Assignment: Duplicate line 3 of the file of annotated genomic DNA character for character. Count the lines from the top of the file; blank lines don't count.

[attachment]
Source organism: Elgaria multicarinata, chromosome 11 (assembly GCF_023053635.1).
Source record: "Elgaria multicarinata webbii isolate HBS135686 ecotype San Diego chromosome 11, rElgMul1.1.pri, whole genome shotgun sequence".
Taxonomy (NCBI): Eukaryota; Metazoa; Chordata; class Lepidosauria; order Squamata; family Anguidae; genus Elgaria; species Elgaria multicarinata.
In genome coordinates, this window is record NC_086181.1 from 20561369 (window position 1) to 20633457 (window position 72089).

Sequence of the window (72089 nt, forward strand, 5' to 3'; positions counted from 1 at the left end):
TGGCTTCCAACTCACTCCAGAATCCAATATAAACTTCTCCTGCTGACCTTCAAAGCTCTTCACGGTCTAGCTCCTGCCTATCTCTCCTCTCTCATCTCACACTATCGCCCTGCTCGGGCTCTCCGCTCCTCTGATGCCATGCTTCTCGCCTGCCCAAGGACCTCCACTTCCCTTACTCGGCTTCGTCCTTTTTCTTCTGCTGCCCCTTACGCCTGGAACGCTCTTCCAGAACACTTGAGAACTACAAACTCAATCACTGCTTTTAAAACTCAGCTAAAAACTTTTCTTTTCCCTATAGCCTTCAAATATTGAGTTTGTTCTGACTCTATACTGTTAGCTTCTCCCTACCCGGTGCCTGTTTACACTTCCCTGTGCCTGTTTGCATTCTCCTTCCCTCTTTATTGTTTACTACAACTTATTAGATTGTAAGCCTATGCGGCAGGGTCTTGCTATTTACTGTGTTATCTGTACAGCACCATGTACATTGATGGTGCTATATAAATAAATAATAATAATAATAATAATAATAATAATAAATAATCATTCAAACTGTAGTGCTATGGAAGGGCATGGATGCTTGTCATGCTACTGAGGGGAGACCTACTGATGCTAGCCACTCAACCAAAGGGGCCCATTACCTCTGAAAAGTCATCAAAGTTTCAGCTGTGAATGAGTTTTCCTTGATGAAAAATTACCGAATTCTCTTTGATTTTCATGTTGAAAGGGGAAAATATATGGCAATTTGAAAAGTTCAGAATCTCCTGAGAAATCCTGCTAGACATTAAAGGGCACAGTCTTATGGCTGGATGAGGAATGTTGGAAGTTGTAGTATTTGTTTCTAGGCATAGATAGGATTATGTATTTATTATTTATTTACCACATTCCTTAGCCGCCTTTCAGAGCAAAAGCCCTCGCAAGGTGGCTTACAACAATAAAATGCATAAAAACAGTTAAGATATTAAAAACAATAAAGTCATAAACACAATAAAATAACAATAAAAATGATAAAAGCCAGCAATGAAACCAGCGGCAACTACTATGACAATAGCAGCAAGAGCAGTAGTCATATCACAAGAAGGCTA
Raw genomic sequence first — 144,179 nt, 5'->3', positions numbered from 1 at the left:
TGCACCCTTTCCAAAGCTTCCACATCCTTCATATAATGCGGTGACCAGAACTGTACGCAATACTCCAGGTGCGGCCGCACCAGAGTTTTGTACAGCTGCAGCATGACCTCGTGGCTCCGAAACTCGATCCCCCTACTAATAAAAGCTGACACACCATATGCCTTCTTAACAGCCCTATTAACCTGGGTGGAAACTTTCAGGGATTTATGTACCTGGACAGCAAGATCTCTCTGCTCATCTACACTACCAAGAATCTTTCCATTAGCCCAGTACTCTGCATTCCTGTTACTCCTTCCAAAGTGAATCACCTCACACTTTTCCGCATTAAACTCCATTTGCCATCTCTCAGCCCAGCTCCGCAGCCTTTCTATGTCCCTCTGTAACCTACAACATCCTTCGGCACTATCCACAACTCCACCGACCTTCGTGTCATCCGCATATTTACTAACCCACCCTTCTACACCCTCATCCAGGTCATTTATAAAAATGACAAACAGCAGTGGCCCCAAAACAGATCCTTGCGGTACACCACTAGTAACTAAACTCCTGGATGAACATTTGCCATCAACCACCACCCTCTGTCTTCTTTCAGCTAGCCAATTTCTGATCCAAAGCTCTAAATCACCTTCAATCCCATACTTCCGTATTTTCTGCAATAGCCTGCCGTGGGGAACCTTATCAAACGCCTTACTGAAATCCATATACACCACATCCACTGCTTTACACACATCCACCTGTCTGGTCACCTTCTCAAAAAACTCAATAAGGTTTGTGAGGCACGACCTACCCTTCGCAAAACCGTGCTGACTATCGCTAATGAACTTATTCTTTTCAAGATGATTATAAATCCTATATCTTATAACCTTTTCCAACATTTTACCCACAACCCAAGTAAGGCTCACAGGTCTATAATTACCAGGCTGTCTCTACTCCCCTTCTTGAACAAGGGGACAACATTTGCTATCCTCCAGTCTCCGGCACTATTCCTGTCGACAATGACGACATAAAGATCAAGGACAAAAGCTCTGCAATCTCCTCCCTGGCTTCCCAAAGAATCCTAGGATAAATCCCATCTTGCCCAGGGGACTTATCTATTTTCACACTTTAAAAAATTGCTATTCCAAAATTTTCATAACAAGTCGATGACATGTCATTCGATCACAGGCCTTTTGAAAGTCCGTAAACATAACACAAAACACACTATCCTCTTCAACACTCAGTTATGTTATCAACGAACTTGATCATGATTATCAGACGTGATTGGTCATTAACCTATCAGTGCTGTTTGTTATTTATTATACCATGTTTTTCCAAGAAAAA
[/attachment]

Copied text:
Taxonomy (NCBI): Eukaryota; Metazoa; Chordata; class Lepidosauria; order Squamata; family Anguidae; genus Elgaria; species Elgaria multicarinata.